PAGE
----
Arteta’s portrayal of a love sick teenager comes full circle in Revolt. The film journeys through the life of Nick Twisp, a character with whom many young people can associate with. What gives the film its original twist is the way in which Arteta takes and ordinary premise and develops into an entertaining and engaging film, with the charismatic Frenchman, Francois Dillinger. Adding to this Michael Cera’s performance as Twisp gives the film an indie vibe that Cera is well known for; his previous performances in Juno and Superbad give the film an automatic indication to the audience that this is a film showing what Cera does best. His sarcastic charm shines through in the film.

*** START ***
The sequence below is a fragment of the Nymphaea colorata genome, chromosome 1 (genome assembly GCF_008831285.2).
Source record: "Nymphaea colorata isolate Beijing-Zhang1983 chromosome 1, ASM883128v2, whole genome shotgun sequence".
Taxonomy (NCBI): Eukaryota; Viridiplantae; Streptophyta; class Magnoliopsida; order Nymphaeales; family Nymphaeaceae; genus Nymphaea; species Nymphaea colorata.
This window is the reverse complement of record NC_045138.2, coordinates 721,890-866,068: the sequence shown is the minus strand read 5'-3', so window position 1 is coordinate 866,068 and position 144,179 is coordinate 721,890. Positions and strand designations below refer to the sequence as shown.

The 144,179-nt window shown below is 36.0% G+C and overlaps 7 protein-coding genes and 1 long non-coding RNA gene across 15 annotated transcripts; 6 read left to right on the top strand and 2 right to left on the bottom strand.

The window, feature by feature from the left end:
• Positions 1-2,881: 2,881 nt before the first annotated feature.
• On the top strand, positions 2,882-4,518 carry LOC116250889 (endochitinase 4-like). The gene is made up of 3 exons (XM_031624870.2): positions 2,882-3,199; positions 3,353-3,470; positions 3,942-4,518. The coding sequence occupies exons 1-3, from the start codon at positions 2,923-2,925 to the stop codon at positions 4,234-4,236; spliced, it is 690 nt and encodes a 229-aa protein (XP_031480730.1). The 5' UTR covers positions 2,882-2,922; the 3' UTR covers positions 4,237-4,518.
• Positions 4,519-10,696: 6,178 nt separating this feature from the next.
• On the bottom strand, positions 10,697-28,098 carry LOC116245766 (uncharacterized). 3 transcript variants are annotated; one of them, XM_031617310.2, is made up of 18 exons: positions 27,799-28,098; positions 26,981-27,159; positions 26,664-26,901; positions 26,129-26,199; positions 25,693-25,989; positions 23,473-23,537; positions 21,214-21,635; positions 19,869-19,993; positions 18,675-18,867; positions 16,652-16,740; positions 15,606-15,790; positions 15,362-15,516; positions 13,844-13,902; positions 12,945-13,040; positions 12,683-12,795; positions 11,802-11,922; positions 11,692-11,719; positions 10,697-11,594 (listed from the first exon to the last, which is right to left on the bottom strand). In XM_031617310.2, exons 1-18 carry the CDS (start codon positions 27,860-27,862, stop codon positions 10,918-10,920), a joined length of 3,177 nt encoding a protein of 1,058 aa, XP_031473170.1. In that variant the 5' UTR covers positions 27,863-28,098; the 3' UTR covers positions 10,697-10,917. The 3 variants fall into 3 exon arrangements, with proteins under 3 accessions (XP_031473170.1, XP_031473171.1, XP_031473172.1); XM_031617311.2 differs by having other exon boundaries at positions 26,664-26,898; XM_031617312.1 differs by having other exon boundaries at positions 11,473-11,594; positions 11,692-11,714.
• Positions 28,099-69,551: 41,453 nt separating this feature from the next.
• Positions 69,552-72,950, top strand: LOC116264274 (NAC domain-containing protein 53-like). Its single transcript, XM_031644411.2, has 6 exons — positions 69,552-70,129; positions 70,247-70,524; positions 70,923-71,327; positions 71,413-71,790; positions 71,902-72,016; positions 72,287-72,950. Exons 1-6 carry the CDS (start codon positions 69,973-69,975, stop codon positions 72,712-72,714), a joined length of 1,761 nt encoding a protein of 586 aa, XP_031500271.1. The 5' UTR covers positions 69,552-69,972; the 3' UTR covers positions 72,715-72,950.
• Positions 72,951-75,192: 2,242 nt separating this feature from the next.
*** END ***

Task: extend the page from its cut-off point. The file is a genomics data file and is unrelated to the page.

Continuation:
The interior monologue of Twist is the main guiding light through the narrative, until Dillinger appears and releases his inner madness. Francois is the love child of Twists loneliness and vivid imagination and, in a scene reminiscent of the Nutty Professor, Twist and Dillinger run riot in Berkley, eventually blowing half the street apart. The relationship that the two (or maybe one, depending how you look at it) characters seems to have is be strained at best, Twist gives the impression of not approving of his alter ego, even though he created him. This raises the question whether Dillinger is an alter ego, or just a psychiatrist’s wet dream.